Film examines the pursuit of happiness

HCDS will screen ‘Happy’ documentary at the ASUS Red Room this week

The film includes interviews from people around the world.
The film includes interviews from people around the world.

The Arts and Science Undergraduate Society and Health, Counselling and Disability Services have partnered together to bring mental health to the screen.

HCDS is running a screening of the film “Happy,” a 2011 documentary film directed by Academy Award nominee Roko Belic that interviews people from 14 different countries on the subject of happiness.

“Being happy isn’t always what people think it is,” Kate Humphrys, health promoter at Queen’s Health, Counselling and Disability Services (HCDS), aid. “It’s about participating in meaningful activities and finding a way to integrate them into your daily routine.”

Based on the responses of the interviewees, the film concludes that happiness is achieved most often through generosity, strong relationships, breaking out of routine, exercising and engaging in meaningful hobbies.

The film integrates the principles of positive psychology, a relatively new branch of psychology that focuses on positive thought processes in mental health patients, rather than just the negative.

The theory proposes that understanding a patient’s condition is limited when negative traits are focused on.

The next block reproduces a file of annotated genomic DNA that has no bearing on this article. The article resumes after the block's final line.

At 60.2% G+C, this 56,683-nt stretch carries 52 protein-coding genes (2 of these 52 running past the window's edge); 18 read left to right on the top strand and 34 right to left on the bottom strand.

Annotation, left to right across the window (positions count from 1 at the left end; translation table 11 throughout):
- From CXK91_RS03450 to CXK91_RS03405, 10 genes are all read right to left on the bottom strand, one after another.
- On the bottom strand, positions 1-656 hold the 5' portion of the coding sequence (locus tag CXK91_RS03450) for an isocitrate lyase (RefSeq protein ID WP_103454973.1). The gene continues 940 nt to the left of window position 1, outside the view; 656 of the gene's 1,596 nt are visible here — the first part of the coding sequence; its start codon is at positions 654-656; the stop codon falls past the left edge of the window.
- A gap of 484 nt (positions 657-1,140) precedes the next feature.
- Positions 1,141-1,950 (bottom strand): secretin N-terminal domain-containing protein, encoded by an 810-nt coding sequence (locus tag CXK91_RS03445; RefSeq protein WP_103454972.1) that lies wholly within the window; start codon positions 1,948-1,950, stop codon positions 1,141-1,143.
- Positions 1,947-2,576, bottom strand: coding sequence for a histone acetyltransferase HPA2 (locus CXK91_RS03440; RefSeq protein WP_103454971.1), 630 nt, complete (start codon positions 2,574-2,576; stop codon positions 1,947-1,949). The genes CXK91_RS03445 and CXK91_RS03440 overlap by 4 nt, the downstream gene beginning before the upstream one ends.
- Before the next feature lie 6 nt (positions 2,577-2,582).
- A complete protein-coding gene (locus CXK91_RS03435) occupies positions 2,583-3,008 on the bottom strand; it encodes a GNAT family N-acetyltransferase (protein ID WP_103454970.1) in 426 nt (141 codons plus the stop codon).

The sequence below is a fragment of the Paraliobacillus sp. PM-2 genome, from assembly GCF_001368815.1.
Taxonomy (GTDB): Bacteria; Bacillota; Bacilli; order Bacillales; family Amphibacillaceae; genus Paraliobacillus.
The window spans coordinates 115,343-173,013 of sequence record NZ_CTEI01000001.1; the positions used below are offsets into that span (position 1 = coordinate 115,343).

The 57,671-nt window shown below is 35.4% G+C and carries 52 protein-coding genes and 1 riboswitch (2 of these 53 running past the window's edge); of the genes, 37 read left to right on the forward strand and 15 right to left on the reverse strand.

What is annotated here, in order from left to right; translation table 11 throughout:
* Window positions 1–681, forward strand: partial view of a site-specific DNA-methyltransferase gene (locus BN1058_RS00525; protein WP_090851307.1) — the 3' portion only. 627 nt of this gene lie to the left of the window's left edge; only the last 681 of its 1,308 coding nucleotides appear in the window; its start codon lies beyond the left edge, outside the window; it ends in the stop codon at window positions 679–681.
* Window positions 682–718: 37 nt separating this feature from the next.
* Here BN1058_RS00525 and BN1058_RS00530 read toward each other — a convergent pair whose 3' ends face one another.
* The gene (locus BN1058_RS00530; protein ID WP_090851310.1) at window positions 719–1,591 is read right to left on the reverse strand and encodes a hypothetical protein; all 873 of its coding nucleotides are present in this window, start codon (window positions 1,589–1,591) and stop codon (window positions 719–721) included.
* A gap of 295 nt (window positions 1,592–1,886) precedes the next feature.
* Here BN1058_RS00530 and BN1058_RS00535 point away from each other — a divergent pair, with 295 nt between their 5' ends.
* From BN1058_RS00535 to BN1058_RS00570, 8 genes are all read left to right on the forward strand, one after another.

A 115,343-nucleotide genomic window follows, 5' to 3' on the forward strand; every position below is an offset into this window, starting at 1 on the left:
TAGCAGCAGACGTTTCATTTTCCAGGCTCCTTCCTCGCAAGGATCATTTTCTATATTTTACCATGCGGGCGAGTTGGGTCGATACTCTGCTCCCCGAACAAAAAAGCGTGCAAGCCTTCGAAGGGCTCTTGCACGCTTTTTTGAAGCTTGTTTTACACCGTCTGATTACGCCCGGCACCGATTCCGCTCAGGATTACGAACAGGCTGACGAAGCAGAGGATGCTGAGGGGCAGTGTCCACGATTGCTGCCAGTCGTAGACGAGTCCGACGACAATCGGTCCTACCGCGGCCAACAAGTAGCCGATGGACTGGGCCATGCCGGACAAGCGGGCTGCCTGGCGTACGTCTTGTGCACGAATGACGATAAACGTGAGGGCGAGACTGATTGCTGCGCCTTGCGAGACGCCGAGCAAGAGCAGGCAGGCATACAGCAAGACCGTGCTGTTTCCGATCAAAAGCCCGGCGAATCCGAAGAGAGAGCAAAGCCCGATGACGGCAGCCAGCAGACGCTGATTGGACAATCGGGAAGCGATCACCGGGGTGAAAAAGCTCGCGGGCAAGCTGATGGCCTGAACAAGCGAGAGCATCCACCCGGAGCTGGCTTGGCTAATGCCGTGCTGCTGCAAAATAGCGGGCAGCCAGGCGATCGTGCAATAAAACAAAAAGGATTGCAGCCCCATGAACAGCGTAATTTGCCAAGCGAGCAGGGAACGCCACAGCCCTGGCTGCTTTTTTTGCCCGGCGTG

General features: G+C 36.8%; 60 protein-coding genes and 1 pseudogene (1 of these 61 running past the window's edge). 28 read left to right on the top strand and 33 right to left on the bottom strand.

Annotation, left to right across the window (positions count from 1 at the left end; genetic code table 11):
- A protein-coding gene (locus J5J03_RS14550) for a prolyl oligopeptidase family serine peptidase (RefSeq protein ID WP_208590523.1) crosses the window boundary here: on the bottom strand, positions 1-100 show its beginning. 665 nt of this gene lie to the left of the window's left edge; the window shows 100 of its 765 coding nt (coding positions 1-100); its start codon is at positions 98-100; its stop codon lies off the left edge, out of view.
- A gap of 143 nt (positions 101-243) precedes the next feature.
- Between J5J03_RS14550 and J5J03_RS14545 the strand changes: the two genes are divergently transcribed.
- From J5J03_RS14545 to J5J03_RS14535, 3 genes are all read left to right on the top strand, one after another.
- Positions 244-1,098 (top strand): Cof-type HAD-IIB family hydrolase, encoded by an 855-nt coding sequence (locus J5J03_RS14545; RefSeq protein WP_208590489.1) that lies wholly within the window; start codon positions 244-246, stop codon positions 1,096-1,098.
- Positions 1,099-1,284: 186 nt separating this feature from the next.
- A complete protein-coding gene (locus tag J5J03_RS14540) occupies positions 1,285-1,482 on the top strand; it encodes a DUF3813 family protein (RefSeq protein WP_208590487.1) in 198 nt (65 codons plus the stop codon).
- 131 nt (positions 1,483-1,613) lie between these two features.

“The movie addresses ideas about what makes people happy and combines both life stories and scientific research to produce a really inspiring and enjoyable and documentary film,” Humphrys said.

The event will take place on Thursday in the ASUS Red Room in Kingston Hall at 7:30 p.m.

It will be the first film screening held by HCDS this year and is part of a broader strategy on mental health that HCDS hopes will reach out to more students.

“It’s just to spread the message about taking care of your mental health and doing things that are proactive to help you maintain your mental health,” she said.

“It’s an international film, which talks to people from all around the world and that relates to the diverse populations of people at Queen’s and the diversity in what makes people happy,” she added.

It’ll be the first collaboration on mental health between ASUS and HCDS since Humphrys came to work at HCDS over a year and a half ago.

Though there aren’t any plans to host more film screenings this year, Humphrys said a copy of the film will be available for campus groups to borrow.

Before the film, HCDS will hold a presentation that will showcase perspectives on happiness from different staff, faculty and students, including a quote from Principal Daniel Woolf, Humprhys said.

The presentation will also highlight available resources for students on campus.

“I would like students to leave the film having had an opportunity to just think about what makes them happy and all the different ways happiness can be viewed,” Humphrys said, “as well as what they can do to increase their happiness moving forward.”


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